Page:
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Motivation and willingness to increase physical activity for dementia risk reduction: Cross-Sectional UK survey with people aged 50 and over

Oliveira, Deborah; Knight, Holly; Jones, Katy A.; Ogollah, Reuben; Orrell, Martin

Motivation and willingness to increase physical activity for dementia risk reduction: Cross-Sectional UK survey with people aged 50 and over Thumbnail


Authors

Deborah Oliveira

KATY JONES Katy.Jones@nottingham.ac.uk
Assistant Professor in Applied Psychology

REUBEN OGOLLAH REUBEN.OGOLLAH@NOTTINGHAM.AC.UK
Associate Professor of Medical Statistics and Clinical Trials

MARTIN ORRELL M.ORRELL@NOTTINGHAM.AC.UK
Director - Institute of Mental Health



Abstract

Objective:Tackling modifiable risk factors such as physical inactivity currently represents the only way to reduce the increasing prevalence of dementia worldwide. This study aimed to investigate attitudes to increasing physical activity to reduce risk of dementia in people over 50. Methods: Attitudes to increasing physical activity to reduce risk of dementia were assessed in a national online survey promoted via online forums and public adverts. The Motivation to Change Behaviour for Dementia Risk Reduction (MOCHAD-10) scale examined motivation for lifestyle change. Multivariable logistic regression was used to identify the predictors of willingness and motivation to increase physical activity. Results: Data from 3,948 individuals showed most people were moderately/very physically active (80%). People more likely to be physically active had better health and education, were older, male, and had a partner. People willing to increase physical activity (73%) were more likely to be younger, non-White, underweight, had better health and lifestyles, and had experience caring for someone with dementia. People with higher levels of motivation to change lifestyle (MOCHAD-10 subscales) were more likely to be female, younger, in poorer physical/mental health, had lower perceived mental activity, and were a carer for someone with dementia. Conclusion: Men and those with better health status were more physically active. Those who exercised less and those who were more motivated to increase physical activity were not necessarily able to be physically active. Multisectoral public health strategies should seek to use the high motivation levels among this group to mitigate the barriers related to physical activity for dementia risk reduction.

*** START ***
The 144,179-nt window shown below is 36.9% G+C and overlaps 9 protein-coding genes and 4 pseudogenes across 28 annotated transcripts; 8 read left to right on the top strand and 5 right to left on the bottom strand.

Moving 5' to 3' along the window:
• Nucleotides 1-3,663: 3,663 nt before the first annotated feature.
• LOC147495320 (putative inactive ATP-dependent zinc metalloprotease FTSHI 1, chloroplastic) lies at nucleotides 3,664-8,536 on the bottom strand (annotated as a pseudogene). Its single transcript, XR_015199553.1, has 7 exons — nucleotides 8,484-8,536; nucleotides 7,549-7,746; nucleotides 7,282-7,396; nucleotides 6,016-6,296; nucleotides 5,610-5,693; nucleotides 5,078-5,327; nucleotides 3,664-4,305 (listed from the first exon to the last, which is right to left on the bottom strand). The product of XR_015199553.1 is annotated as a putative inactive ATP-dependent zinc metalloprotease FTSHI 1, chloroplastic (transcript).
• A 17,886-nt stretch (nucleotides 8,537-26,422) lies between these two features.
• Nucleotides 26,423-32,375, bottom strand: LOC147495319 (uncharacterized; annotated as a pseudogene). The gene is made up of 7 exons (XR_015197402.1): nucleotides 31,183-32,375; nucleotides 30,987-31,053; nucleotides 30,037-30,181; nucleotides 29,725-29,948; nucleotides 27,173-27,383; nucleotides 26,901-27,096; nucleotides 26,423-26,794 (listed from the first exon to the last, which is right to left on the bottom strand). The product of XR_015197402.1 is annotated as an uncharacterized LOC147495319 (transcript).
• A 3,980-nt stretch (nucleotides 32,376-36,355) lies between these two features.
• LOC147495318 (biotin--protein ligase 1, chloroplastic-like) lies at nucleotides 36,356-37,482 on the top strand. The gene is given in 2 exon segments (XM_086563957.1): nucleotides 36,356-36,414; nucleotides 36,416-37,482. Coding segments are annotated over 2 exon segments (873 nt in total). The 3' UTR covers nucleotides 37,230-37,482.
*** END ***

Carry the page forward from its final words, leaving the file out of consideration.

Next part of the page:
Citation

Oliveira, D., Knight, H., Jones, K. A., Ogollah, R., & Orrell, M. (2022). Motivation and willingness to increase physical activity for dementia risk reduction: Cross-Sectional UK survey with people aged 50 and over. Aging and Mental Health, 26(9), 1899-1908. https://doi.org/10.1080/13607863.2021.1984393

Journal Article Type Article
Acceptance Date Sep 15, 2021
Online Publication Date Oct 4, 2021
Publication Date 2022
Deposit Date Sep 20, 2021
Publicly Available Date Oct 5, 2022
Journal Aging & Mental Health
Print ISSN 1360-7863
Electronic ISSN 1364-6915
Publisher Routledge
Peer Reviewed Peer Reviewed
Volume 26
Issue 9
Pages 1899-1908
DOI https://doi.org/10.1080/13607863.2021.1984393
Keywords Psychiatry and Mental health; Geriatrics and Gerontology; Gerontology; Pshychiatric Mental Health
Public URL https://nottingham-repository.worktribe.com/output/6292209
Publisher URL https://www.tandfonline.com/doi/abs/10.1080/13607863.2021.1984393?journalCode=camh20
Additional Information This is an Accepted Manuscript of an article published by Taylor & Francis in Aging & Mental Health on 4/10/2021, available online: http://www.tandfonline.com/10.1080/13607863.2021.1984393

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